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NCJ Number: 148927 Find in a Library
Title: Ethical Dilemmas in Psychology: The Death Row Inmate (From Locked Up: Body, Mind and Soul: American Correctional Health Services Association 1994 Multidisciplinary Training Conference, P 144-153, 1994 -- See NCJ-148921)
Author(s): S C Norton
Date Published: 1994
Page Count: 10
Sponsoring Agency: American Correctional Health Services Assoc
Dayton, OH 45401
Sale Source: American Correctional Health Services Assoc
11 W Monument Avenue
P.O. Box 2307
Suite 510
Dayton, OH 45401
United States of America
Type: Research (Theoretical)
Language: English
Country: United States of America
Annotation: This paper discusses the appropriateness of psychological services with death row inmates and examines relevant ethical principles, with emphasis on developing guidelines for the situation.
Abstract: One ethical problems is the involvement of psychologists in a process that ends in death. Another is whether, in an inmate who psychologically deteriorates to the point of becoming legally insane, the psychologist should try to restore sanity, even though insane inmates cannot be executed and sane inmates can. Kitchener's ethical decisionmaking hierarchy begins with the facts of a situation, moves through intuition and professional codes, and ends with basic ethical principles. In the case of a death row inmate, each level of the hierarchy should be examined to determine the responsibilities of the psychologist. Other writers note that psychologists should clearly define the roles, limits, and possible outcomes for inmate treatment. Monahan recommends that psychologists consider the needs of the inmate at all times. The analysis concludes that alleviating suffering through mental health treatment is an ethically justifiable and appropriate intervention for death row inmates. 25 references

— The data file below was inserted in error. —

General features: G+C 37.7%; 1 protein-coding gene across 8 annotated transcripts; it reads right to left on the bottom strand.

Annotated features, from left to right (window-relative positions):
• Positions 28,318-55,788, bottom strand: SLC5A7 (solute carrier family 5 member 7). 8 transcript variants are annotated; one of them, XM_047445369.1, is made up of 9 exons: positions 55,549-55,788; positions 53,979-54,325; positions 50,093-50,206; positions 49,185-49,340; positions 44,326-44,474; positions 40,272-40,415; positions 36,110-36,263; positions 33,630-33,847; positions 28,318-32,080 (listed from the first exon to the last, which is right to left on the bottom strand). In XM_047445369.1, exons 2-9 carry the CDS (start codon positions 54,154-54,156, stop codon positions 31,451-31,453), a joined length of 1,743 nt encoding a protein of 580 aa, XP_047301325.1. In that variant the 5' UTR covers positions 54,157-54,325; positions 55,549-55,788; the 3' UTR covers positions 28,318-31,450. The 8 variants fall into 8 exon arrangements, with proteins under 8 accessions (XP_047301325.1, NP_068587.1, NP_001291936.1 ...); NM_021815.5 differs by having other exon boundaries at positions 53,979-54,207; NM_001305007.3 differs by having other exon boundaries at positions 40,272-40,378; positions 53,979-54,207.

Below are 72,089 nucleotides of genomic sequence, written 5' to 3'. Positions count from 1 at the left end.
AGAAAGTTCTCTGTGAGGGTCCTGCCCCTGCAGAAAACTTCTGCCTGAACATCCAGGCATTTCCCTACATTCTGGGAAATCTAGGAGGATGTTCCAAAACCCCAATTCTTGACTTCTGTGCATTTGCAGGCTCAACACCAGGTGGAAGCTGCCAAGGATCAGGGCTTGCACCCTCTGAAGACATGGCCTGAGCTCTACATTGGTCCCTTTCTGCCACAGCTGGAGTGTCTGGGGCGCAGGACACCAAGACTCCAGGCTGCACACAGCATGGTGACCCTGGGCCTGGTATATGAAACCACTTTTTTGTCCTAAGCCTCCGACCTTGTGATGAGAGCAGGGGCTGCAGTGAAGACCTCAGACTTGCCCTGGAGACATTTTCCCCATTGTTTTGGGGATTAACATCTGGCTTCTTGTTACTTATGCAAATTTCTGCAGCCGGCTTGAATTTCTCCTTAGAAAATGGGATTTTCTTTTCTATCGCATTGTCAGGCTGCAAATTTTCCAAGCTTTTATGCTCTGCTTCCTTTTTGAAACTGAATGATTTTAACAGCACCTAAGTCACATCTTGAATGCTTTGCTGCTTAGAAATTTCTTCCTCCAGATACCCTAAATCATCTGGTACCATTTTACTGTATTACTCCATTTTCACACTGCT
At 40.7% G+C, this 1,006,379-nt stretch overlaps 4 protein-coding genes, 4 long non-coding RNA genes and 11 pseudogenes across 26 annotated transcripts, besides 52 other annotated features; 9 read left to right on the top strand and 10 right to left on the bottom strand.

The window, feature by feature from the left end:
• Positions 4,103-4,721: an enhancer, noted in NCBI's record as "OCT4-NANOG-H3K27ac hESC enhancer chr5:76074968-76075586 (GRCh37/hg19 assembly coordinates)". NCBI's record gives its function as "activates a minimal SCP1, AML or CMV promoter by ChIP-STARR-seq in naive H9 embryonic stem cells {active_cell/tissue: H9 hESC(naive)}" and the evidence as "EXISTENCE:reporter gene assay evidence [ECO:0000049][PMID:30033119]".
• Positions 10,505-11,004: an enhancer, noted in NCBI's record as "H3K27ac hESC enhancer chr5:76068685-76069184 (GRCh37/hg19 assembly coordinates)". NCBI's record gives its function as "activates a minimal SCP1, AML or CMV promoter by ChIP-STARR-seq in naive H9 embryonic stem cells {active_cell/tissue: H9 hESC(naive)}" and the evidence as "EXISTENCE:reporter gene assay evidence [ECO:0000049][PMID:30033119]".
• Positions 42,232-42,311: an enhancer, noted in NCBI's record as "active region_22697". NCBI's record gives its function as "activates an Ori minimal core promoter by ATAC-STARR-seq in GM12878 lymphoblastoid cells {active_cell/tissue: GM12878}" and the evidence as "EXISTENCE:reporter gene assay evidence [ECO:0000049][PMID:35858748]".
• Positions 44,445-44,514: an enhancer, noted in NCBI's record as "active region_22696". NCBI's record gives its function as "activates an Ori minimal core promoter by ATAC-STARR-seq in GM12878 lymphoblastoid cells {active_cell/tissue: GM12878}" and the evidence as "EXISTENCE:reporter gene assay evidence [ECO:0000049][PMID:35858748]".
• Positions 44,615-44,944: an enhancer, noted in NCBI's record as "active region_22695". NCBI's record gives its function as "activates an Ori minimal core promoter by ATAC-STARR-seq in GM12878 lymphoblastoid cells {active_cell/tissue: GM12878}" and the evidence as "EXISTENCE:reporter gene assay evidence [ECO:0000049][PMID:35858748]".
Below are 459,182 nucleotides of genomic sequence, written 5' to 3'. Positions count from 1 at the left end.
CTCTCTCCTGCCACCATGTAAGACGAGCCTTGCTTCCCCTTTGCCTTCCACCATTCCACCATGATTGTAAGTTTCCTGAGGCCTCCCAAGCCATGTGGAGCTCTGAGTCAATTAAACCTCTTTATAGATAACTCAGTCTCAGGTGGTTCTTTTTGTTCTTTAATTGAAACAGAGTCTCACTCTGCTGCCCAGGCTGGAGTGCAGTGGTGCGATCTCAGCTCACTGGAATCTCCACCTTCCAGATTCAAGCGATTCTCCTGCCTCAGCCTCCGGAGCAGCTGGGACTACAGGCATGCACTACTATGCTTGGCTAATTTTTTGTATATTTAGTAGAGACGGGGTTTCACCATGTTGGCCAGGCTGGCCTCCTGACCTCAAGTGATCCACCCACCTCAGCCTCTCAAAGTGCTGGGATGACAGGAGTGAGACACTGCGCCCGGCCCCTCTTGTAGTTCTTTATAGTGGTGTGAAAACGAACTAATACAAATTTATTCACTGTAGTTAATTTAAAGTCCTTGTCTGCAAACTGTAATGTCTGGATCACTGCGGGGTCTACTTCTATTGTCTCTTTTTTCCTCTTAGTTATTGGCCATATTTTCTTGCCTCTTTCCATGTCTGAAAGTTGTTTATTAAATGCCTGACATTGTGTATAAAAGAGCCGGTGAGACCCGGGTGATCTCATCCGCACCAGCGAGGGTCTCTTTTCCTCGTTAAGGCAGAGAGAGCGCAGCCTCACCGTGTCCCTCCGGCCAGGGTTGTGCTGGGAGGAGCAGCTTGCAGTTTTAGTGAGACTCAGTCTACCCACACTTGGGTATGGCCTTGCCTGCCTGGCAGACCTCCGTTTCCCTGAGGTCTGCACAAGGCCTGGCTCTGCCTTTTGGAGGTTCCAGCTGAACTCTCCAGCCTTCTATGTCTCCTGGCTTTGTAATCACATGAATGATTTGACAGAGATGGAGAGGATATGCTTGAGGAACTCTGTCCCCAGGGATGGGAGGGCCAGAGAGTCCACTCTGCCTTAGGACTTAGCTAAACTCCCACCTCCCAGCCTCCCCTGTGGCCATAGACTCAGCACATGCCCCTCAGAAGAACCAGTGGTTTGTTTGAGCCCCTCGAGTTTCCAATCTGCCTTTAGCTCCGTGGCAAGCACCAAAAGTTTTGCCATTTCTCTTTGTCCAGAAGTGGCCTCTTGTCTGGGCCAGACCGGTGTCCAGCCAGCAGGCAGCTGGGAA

Main Term(s): Psychologists role in corrections
Index Term(s): Death row inmates; Offender mental health services; Professional conduct and ethics
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